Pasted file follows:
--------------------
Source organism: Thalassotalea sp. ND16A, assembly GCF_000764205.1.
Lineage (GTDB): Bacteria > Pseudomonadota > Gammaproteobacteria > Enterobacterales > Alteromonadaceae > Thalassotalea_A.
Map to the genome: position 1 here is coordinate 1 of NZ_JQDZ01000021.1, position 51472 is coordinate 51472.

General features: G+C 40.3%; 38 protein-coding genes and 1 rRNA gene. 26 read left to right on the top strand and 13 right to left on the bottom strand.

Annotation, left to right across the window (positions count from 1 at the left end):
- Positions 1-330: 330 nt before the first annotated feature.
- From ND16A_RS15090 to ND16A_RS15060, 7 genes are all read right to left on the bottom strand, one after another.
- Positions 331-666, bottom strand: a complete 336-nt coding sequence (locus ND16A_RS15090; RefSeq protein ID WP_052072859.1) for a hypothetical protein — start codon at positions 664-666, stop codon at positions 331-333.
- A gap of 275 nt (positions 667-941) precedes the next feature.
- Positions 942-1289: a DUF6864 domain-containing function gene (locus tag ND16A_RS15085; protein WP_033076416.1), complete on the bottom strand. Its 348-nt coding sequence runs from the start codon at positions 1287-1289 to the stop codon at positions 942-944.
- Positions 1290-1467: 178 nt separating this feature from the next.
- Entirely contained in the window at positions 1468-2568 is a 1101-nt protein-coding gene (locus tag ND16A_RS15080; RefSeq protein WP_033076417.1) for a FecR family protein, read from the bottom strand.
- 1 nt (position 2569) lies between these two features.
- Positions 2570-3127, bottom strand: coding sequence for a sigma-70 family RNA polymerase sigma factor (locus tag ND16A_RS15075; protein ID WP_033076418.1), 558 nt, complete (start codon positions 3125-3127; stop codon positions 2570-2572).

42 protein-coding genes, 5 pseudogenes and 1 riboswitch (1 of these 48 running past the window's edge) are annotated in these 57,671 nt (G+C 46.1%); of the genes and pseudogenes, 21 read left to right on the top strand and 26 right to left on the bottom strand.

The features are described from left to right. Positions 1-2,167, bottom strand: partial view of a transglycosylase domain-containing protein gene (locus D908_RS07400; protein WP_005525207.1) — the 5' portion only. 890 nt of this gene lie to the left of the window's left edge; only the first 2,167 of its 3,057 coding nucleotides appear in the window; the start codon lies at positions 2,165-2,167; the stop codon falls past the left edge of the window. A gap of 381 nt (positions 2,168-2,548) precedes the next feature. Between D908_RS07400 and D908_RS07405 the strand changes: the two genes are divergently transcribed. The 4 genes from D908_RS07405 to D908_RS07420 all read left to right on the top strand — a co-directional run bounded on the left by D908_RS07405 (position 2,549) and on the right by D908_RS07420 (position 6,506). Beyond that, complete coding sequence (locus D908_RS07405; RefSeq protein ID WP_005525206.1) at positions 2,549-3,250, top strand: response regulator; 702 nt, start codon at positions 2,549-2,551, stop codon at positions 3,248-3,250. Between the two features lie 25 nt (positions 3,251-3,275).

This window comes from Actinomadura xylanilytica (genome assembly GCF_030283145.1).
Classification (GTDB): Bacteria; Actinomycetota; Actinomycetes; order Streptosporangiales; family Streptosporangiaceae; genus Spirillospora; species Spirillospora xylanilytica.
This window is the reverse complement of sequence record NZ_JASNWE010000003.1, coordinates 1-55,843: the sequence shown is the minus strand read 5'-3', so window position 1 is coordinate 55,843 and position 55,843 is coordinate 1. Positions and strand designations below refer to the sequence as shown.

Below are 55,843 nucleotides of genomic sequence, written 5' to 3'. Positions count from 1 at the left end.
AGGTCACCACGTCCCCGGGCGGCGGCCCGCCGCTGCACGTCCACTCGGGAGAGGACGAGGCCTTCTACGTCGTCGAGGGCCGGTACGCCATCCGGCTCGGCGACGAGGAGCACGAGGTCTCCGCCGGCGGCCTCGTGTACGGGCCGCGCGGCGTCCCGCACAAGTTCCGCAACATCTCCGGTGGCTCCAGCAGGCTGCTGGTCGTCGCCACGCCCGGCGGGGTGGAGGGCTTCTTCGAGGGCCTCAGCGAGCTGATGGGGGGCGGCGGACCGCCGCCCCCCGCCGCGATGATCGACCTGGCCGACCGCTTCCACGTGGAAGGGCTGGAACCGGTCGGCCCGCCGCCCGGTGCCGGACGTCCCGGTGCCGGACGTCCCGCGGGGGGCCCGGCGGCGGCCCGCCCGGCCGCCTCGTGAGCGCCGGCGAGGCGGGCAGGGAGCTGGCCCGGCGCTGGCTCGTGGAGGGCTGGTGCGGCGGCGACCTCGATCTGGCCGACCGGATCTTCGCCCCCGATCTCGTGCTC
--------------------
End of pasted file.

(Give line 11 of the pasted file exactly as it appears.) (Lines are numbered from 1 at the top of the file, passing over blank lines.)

- Positions 1290-1467: 178 nt separating this feature from the next.